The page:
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Measuring phytoplankton primary production: review of existing methodologies and suggestions for a common approach. EcApRHA Deliverable WP 3.2
Kromkamp, J.; Capuzzo, E.; Philippart, C.J.M. (2017). Measuring phytoplankton primary production: review of existing methodologies and suggestions for a common approach. EcApRHA Deliverable WP 3.2. [S.n.]: [s.l.]. ISBN 9781911458272. 24 pp.

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  • Kromkamp, J.
  • Capuzzo, E.
  • Philippart, C.J.M., more

Abstract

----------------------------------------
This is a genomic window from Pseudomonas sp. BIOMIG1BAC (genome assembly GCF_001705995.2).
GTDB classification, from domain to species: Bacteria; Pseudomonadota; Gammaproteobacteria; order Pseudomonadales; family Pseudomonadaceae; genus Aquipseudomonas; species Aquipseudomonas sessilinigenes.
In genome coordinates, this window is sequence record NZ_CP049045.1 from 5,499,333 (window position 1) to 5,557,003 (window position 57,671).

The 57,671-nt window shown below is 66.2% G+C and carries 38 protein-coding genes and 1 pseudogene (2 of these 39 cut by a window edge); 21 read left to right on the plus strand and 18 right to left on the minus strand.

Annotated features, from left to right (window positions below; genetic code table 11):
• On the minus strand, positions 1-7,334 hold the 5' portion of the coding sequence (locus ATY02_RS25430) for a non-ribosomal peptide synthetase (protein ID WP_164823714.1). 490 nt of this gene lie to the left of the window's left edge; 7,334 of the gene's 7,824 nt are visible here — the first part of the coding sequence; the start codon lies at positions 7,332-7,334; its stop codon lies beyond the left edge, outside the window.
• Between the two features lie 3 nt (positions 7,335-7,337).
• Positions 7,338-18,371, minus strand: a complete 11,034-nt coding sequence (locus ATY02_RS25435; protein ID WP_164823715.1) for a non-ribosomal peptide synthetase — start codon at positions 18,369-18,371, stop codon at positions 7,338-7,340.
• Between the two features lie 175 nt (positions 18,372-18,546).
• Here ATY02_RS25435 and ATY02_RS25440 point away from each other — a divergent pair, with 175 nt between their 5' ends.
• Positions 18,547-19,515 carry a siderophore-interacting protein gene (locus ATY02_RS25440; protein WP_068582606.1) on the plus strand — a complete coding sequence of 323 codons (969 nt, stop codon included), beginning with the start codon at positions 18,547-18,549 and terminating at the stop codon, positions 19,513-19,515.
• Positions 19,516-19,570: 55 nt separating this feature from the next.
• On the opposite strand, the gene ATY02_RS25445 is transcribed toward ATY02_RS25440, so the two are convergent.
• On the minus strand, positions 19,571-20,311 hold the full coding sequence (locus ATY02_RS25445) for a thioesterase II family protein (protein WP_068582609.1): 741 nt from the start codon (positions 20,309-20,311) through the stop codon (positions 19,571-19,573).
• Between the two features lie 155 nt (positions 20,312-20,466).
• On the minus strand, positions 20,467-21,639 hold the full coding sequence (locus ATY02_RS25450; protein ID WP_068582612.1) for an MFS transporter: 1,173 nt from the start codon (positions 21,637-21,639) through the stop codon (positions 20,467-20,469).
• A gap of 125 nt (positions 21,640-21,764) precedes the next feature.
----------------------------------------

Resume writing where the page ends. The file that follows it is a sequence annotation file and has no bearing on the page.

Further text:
Executive SummaryThe importance of the phytoplankton production indicator is clearly stated in the MSFD‐Foodweb homepage1: “the phytoplankton production indicator can reflect several pressures (e. g. hydrological changes,contaminants, nutrient inputs or climate changes). Hence, this indicator is highly sensitive and can be usefulas an early warning indicator for direct pressure on food webs. In a trophic context, primary production isprobably the most accurate metric for phytoplankton. Indeed, it is an indicator of potential matter flowneeded by higher trophic levels to produce”.However, Primary Production (PP) is not part yet of the OSPAR’s Joint Assessment and MonitoringProgramme (JAMP)(OSPAR Agreement 2014‐03), the Agreement which describes the strategy, themes andproducts that OSPAR Contracting Parties are committed to deliver. There are several reasons for this, butmost likely the method for measuring PP (e.g. the 14C‐technique) has been time‐consuming, expensive,labour intensive and limited by health‐and‐safety regulations.In this technical background document, part of EcApRHA Deliverable WP3.2, we give a short overview ofcurrent and new methods for measuring primary production. This document supports FW2 (Production ofphytoplankton) as a candidate indicator and proposes options for a common approach to measuringprimary production for OSPAR Contracting Parties.Currently, most primary production measurements are based on variations of the 14C‐technique whichmeasures the uptake of 14CO2 by algal biomass. This document highlights the pros and cons of thistechnique as well as of techniques based on measurements of changes in the oxygen concentration in thewater (either by using bottles or by measuring changes in the ambient O2‐concentration in the water). Newhigh resolution techniques, described in this report, are very promising: the fourier based oxygen methodand Fast Repetition Rate Fluorometry (FRRF). The former needs more testing, but the latter can already beused and is currently applied within the framework of the EU‐H2020 project Jericho‐next and the DutchMONEOS and IN‐PLACE programs. Measurements by FRRF are automated; however, as this methodmeasures the production of electron, calibration against C‐uptake measurements is necessary.Optical methods to measure PP are also described in this document. Application of remote sensing isadvised as it provides synoptic information about PP in the different OSPAR waters. We describe twoapproaches to estimate PP from remote sensing based on chlorophyll concentration (Biomass), photicdepth (P) and daily incident irradiance (I) (BPI models). Parametrization of the BPI model is necessary andcan be done using any technique to measure PP.It is advised that a combination of FRRF and remote sensing should be used by the OSPAR member statesfor developing a uniform monitoring strategy of phytoplankton production across OSPAR waters.

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